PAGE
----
Wishing you and yours love, peace, and joy.

And, a day which is Heaven-sent. 

Au Revoir,


Notes:  Images via tumblr

Things that Make My Heart Sing!

“Laughter is timeless, imagination has no age, dreams are forever.” – Walt Disney

Somewhere in France.

Good morning, dear friends.  The words from Mr. Disney are some of my most favorite.  They always encourage me to remember my dreams, such as my dream of visiting France.  The beauty and culture of the awe-inspiring country truly tugs at my heart and I do hope to visit her one day. 

But, there are many other things which make my heart sing.  Gorgeous blooms, the magnificent beauty of nature, and expressive words written in such a way so as to move one to tears, are just a few things of which will forever hold my heart.

“Beauty hath strange power.” ~ John Milton


“The soul should always stand ajar, ready to welcome the ecstatic experience.” ~ Emily Dickinson


Whenever I come upon a beautiful gate, I always wonder what lies beyond.  Do you?  Surely, there will be exquisite blooms.


“A flower’s appeal is in its contradictions – so delicate in form yet- strong in fragrance, so small in size yet big in beauty, so short in life yet long on effect. ~ Adabella Radici


I always wonder if I may meet a plant I have not grown, or perhaps simply see examples of ones I dearly love.

Maybe I will see an unexpected planting with a lovely color combination.  Or, a stunning design…

. by maria.ccttaviani.rivera

such as a beautiful French Parterre.  If you are not familiar with the garden design term parterre, it means a garden within a garden.   And, in my opinion, they are beautiful.  Lots of work, but beautiful.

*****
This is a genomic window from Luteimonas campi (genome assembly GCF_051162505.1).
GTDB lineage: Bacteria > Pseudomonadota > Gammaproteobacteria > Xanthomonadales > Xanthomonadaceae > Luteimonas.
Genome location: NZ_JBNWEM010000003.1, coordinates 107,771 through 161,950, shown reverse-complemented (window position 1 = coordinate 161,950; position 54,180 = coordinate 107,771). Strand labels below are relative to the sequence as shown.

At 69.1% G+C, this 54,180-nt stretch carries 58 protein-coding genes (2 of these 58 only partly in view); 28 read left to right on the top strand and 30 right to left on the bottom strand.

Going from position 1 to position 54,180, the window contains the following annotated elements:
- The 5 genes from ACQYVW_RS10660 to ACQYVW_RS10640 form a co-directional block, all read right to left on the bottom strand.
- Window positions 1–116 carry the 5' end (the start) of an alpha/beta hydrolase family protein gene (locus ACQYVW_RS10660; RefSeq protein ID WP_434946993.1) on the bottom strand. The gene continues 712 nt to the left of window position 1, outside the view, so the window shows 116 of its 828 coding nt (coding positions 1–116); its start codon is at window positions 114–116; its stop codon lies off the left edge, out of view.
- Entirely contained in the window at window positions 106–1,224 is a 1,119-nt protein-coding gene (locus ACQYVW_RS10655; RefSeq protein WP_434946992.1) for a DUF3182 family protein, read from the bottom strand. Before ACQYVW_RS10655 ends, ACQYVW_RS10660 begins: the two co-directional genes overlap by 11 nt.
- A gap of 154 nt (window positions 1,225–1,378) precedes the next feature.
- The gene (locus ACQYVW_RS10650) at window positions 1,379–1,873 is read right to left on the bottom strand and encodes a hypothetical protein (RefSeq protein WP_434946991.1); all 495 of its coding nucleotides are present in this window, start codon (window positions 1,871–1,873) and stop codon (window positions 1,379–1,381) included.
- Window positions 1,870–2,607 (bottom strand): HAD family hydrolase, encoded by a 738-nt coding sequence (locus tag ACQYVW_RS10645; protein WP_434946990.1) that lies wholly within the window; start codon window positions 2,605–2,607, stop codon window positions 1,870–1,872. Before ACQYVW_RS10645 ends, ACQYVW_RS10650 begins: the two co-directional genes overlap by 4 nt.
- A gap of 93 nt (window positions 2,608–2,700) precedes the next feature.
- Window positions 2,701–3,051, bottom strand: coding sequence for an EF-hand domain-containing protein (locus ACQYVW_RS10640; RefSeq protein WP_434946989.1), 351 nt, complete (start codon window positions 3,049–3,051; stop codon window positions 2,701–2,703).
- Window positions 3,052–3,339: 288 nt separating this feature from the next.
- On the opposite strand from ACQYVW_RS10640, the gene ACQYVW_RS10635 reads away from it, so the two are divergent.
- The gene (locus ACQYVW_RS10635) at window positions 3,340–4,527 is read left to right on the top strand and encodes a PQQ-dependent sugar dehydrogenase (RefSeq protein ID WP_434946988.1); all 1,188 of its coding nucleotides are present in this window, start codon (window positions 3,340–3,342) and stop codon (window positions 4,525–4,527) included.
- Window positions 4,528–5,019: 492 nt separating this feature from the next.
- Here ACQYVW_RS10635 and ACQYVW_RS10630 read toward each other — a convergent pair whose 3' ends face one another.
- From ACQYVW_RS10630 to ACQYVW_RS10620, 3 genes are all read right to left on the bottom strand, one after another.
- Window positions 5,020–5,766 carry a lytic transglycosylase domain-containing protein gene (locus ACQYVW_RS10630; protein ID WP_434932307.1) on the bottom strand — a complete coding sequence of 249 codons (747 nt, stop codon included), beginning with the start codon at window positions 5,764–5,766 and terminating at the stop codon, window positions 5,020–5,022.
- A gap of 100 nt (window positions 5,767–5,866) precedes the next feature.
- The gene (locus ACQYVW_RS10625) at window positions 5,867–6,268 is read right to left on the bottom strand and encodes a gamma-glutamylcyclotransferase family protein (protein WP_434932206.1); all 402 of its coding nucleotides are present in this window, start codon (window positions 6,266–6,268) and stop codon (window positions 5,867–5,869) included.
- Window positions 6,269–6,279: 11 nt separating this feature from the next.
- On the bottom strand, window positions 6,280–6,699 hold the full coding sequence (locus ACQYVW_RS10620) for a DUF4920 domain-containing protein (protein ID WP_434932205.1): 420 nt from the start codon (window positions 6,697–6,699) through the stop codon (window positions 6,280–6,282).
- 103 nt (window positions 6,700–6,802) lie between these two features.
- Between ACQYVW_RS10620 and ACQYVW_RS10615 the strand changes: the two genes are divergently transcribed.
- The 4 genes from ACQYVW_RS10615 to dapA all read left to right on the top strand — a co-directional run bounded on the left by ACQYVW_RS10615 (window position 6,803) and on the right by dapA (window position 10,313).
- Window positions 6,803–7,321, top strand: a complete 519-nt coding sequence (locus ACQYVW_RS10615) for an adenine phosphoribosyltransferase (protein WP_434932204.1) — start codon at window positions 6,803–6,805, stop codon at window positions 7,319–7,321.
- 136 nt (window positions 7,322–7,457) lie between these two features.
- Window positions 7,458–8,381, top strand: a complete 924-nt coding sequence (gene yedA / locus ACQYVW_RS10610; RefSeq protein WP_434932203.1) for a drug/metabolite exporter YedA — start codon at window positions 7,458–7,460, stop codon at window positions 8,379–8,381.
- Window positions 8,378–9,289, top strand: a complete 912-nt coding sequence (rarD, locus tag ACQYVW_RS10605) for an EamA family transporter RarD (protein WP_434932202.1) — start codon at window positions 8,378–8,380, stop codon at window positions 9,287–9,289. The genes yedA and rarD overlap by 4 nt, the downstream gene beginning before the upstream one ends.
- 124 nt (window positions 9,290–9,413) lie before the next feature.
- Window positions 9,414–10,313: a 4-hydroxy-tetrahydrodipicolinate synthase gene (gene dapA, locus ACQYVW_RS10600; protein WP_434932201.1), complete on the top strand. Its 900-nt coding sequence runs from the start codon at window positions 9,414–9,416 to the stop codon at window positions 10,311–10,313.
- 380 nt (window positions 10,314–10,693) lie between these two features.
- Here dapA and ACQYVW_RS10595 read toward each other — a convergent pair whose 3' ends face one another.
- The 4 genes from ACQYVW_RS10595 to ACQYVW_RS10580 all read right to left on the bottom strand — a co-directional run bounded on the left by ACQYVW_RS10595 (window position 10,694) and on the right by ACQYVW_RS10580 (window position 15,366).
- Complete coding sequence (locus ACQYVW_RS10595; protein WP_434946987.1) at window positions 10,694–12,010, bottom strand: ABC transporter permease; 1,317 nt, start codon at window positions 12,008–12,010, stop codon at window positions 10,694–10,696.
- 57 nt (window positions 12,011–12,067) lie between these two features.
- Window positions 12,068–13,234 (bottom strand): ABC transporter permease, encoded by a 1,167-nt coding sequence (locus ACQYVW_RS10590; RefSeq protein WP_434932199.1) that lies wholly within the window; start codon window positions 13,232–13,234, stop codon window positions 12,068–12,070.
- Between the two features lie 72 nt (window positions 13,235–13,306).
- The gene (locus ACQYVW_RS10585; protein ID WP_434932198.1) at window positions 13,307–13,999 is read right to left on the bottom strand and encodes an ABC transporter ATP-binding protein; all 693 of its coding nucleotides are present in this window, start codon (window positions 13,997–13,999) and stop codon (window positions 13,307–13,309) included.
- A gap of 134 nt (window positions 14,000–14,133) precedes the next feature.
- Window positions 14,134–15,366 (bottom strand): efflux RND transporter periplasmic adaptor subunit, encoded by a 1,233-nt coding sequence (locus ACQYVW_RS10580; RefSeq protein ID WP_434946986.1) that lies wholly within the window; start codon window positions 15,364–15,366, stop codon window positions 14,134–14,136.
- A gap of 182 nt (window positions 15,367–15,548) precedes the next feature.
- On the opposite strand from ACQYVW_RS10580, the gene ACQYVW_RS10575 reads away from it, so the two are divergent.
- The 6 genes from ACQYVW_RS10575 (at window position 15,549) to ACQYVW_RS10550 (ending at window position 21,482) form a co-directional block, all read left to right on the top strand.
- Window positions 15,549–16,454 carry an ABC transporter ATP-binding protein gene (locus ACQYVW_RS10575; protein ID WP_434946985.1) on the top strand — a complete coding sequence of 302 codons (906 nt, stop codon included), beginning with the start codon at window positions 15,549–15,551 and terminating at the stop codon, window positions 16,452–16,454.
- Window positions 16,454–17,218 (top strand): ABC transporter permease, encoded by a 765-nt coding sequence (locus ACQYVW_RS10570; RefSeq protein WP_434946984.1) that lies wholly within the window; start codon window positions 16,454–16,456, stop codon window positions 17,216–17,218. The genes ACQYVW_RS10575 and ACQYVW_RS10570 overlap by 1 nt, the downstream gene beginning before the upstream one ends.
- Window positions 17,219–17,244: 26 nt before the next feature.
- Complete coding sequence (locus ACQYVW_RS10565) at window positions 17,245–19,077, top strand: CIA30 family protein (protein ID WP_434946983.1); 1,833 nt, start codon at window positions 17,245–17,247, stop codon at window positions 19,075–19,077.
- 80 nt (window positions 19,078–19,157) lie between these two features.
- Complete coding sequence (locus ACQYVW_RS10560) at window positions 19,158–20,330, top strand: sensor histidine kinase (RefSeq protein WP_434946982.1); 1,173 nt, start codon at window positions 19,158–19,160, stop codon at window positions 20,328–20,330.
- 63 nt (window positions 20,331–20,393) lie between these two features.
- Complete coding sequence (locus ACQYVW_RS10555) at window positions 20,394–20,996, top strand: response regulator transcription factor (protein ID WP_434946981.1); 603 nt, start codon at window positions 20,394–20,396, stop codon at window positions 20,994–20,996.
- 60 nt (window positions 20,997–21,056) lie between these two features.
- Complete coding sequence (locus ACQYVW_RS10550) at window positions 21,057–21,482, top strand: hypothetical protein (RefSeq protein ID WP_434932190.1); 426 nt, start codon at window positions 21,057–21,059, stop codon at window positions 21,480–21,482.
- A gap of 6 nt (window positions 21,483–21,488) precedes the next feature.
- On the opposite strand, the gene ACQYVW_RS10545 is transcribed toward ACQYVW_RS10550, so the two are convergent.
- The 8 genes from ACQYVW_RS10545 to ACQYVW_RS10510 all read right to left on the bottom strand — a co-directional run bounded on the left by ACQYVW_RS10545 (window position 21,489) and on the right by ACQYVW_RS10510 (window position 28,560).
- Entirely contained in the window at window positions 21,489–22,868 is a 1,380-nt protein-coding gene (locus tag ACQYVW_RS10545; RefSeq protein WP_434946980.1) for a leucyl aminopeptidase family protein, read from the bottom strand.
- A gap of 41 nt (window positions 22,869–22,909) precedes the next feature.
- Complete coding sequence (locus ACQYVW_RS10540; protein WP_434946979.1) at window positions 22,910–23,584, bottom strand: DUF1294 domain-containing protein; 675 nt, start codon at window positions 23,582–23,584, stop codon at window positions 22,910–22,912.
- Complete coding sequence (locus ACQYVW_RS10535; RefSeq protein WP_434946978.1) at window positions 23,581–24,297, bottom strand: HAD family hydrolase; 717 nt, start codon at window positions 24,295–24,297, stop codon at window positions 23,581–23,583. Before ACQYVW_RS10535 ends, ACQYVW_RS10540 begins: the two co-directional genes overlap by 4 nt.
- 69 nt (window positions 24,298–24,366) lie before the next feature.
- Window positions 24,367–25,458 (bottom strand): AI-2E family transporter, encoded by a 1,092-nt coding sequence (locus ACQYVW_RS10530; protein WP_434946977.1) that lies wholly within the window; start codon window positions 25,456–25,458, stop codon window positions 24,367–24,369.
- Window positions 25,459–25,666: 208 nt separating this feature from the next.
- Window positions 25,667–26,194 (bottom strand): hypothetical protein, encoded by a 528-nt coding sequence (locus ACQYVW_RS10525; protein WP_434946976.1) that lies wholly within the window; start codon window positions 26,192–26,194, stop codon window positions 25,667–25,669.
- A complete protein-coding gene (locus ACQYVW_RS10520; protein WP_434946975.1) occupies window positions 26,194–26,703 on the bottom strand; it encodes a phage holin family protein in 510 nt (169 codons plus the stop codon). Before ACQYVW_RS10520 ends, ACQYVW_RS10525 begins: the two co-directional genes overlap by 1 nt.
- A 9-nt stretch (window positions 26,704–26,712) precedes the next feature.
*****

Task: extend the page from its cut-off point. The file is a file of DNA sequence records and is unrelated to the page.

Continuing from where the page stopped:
And, I can become giddy when I see a pretty piece of statuary, almost hidden.  I like to think perhaps, it was placed in such a heavenly spot by the angels and not by man.


“Sometimes the beauty is so deep it pierces us with longing. For what? For life as it was meant to be. Beauty reminds us of an Eden we have never known, but somehow our hearts were created for.” ~  Stasi Eldredge


Along with all the glorious beauty of nature, there are also beautiful people who inspire me.  Two quite famous souls who never fail me are…

Alexandra Stoddard, who wrote, “When you experience true beauty, you find yourself being lifted by the wings of harmony.”

Whenever I need a lift or a nudge, I always turn to Alexandra Stoddard.  She not only had a marvelous career as an interior designer, but she is a gifted writer.  She has the unique ability to write in a way that makes one stop and truly think about her words, thereby offering great inspiration.  Alexandra has traveled the world and is passionate about beauty.  She continues to write from her home in Connecticut.


Charles Faudree who wrote, “My greatest hope is that when I’m gone, people will remember I created something beautiful.”  

Charles Faudree created amazing beauty.  Sadly, the world lost him a few years ago, but his legacy of the beauty he created still lives on.  He is most famous for his remarkable talent of mixing objects, patterns, and colors which created rooms with vibrant personalities and unmatched beauty.  Mr. Faudree worked throughout the United States and Europe and was the author of several wonderfully informative books on French Country design.

“Art washes away from the soul the dust of everyday life.” ~Pablo Picasso